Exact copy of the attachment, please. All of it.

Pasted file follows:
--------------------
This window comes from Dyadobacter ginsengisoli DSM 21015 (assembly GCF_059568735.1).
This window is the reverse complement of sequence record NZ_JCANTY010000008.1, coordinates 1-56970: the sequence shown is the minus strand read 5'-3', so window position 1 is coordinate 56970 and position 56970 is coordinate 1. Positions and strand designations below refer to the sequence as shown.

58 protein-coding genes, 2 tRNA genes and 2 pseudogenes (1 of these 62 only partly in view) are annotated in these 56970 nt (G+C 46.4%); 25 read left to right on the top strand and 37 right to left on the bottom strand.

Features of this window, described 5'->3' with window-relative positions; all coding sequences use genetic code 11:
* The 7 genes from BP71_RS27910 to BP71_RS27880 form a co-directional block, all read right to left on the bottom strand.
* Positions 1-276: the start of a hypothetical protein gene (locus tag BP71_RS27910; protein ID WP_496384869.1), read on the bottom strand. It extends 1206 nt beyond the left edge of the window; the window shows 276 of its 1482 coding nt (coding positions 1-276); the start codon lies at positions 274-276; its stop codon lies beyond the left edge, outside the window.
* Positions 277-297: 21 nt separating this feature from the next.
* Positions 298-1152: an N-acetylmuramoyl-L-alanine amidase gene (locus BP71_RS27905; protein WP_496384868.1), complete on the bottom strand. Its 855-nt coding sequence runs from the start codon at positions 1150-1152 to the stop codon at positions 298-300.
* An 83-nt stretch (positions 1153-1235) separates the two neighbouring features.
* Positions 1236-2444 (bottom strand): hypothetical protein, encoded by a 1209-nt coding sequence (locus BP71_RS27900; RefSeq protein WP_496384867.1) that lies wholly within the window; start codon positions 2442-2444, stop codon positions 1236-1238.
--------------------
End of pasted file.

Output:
This window comes from Dyadobacter ginsengisoli DSM 21015 (assembly GCF_059568735.1).
This window is the reverse complement of sequence record NZ_JCANTY010000008.1, coordinates 1-56970: the sequence shown is the minus strand read 5'-3', so window position 1 is coordinate 56970 and position 56970 is coordinate 1. Positions and strand designations below refer to the sequence as shown.

58 protein-coding genes, 2 tRNA genes and 2 pseudogenes (1 of these 62 only partly in view) are annotated in these 56970 nt (G+C 46.4%); 25 read left to right on the top strand and 37 right to left on the bottom strand.

Features of this window, described 5'->3' with window-relative positions; all coding sequences use genetic code 11:
* The 7 genes from BP71_RS27910 to BP71_RS27880 form a co-directional block, all read right to left on the bottom strand.
* Positions 1-276: the start of a hypothetical protein gene (locus tag BP71_RS27910; protein ID WP_496384869.1), read on the bottom strand. It extends 1206 nt beyond the left edge of the window; the window shows 276 of its 1482 coding nt (coding positions 1-276); the start codon lies at positions 274-276; its stop codon lies beyond the left edge, outside the window.
* Positions 277-297: 21 nt separating this feature from the next.
* Positions 298-1152: an N-acetylmuramoyl-L-alanine amidase gene (locus BP71_RS27905; protein WP_496384868.1), complete on the bottom strand. Its 855-nt coding sequence runs from the start codon at positions 1150-1152 to the stop codon at positions 298-300.
* An 83-nt stretch (positions 1153-1235) separates the two neighbouring features.
* Positions 1236-2444 (bottom strand): hypothetical protein, encoded by a 1209-nt coding sequence (locus BP71_RS27900; RefSeq protein WP_496384867.1) that lies wholly within the window; start codon positions 2442-2444, stop codon positions 1236-1238.